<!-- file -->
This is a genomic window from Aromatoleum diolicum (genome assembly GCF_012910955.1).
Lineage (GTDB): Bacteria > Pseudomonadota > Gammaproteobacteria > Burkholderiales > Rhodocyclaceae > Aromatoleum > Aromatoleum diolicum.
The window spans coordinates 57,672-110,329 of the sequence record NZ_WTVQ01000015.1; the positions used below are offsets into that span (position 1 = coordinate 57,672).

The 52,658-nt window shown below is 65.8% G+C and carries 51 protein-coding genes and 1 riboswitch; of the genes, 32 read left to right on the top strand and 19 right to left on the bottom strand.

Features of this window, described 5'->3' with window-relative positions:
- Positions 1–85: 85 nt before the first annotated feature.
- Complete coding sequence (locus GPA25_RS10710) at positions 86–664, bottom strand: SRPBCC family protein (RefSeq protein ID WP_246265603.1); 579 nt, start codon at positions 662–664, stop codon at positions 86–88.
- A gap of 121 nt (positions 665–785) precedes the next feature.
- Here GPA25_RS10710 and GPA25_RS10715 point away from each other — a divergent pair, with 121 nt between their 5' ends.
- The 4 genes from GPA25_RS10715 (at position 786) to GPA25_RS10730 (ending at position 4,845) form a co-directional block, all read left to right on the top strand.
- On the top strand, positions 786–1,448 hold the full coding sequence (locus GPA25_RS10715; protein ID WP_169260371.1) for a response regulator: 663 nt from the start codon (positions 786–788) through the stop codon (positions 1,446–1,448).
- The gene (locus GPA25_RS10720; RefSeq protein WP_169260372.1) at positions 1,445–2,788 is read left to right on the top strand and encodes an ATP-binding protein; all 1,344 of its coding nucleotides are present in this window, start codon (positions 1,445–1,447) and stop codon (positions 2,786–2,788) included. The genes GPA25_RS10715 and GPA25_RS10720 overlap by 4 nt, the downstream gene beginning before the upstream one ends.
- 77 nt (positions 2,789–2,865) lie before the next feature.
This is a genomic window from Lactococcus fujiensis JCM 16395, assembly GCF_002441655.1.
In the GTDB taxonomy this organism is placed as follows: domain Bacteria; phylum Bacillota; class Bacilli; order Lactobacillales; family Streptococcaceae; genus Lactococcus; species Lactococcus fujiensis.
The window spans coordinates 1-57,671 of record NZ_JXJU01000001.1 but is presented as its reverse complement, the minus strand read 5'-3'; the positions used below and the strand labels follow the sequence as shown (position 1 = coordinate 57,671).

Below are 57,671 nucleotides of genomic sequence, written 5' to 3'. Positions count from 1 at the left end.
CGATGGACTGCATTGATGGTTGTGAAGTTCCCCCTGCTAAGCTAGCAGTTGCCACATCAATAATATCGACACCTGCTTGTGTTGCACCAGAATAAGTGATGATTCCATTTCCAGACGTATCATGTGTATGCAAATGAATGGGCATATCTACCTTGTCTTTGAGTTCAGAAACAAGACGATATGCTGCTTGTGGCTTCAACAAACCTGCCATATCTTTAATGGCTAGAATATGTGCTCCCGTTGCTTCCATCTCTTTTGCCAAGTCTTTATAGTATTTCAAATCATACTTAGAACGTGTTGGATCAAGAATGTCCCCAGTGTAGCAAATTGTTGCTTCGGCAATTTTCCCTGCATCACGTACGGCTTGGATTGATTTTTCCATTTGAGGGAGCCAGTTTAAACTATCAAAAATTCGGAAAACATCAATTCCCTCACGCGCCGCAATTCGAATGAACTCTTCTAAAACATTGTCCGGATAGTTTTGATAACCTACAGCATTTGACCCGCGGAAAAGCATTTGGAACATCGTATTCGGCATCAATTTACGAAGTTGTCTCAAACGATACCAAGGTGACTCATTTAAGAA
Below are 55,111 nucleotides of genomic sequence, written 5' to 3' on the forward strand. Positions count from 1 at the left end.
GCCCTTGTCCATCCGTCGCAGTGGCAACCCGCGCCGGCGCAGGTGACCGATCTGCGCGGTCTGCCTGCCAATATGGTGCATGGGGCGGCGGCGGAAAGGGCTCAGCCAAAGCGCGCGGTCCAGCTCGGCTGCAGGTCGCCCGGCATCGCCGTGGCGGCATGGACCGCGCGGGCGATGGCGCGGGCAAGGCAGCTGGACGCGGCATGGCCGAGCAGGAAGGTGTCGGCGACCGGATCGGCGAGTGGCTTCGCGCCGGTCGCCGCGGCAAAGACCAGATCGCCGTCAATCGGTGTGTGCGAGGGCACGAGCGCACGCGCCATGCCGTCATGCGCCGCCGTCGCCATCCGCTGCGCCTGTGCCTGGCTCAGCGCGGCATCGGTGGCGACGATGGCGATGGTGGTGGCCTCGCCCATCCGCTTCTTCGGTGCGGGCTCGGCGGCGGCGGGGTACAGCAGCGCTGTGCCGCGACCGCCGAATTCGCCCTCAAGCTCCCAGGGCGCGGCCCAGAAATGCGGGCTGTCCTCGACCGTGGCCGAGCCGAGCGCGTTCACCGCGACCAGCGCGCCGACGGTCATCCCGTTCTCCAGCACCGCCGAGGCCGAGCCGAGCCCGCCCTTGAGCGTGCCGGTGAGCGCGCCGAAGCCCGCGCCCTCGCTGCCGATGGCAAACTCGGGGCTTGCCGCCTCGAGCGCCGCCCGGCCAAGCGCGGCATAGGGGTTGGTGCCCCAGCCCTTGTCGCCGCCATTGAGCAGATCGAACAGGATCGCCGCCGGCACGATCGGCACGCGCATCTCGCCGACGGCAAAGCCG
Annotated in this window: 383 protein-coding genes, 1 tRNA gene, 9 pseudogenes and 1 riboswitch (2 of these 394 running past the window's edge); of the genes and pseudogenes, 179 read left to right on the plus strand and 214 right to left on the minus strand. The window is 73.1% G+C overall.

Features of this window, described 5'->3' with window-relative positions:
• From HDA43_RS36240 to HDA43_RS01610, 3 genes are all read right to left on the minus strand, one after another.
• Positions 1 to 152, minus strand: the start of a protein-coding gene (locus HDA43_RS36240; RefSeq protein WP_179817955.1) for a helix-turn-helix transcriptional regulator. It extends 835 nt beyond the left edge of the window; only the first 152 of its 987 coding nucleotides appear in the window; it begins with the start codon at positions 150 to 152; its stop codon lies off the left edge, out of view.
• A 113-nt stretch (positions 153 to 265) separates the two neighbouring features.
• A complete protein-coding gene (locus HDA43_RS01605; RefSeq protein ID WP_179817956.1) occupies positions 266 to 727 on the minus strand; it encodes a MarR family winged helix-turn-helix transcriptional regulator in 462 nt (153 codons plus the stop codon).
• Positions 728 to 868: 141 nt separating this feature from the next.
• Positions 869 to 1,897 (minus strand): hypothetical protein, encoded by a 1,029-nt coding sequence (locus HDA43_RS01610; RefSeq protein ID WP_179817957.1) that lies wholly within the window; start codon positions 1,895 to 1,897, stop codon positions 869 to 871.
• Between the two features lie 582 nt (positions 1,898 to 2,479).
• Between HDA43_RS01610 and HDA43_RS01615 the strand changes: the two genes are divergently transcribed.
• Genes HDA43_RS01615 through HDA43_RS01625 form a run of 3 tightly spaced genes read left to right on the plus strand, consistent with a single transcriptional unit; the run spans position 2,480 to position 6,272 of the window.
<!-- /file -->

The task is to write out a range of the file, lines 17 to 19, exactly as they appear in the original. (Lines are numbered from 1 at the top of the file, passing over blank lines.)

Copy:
Below are 57,671 nucleotides of genomic sequence, written 5' to 3'. Positions count from 1 at the left end.
CGATGGACTGCATTGATGGTTGTGAAGTTCCCCCTGCTAAGCTAGCAGTTGCCACATCAATAATATCGACACCTGCTTGTGTTGCACCAGAATAAGTGATGATTCCATTTCCAGACGTATCATGTGTATGCAAATGAATGGGCATATCTACCTTGTCTTTGAGTTCAGAAACAAGACGATATGCTGCTTGTGGCTTCAACAAACCTGCCATATCTTTAATGGCTAGAATATGTGCTCCCGTTGCTTCCATCTCTTTTGCCAAGTCTTTATAGTATTTCAAATCATACTTAGAACGTGTTGGATCAAGAATGTCCCCAGTGTAGCAAATTGTTGCTTCGGCAATTTTCCCTGCATCACGTACGGCTTGGATTGATTTTTCCATTTGAGGGAGCCAGTTTAAACTATCAAAAATTCGGAAAACATCAATTCCCTCACGCGCCGCAATTCGAATGAACTCTTCTAAAACATTGTCCGGATAGTTTTGATAACCTACAGCATTTGACCCGCGGAAAAGCATTTGGAACATCGTATTCGGCATCAATTTACGAAGTTGTCTCAAACGATACCAAGGTGACTCATTTAAGAA
Below are 55,111 nucleotides of genomic sequence, written 5' to 3' on the forward strand. Positions count from 1 at the left end.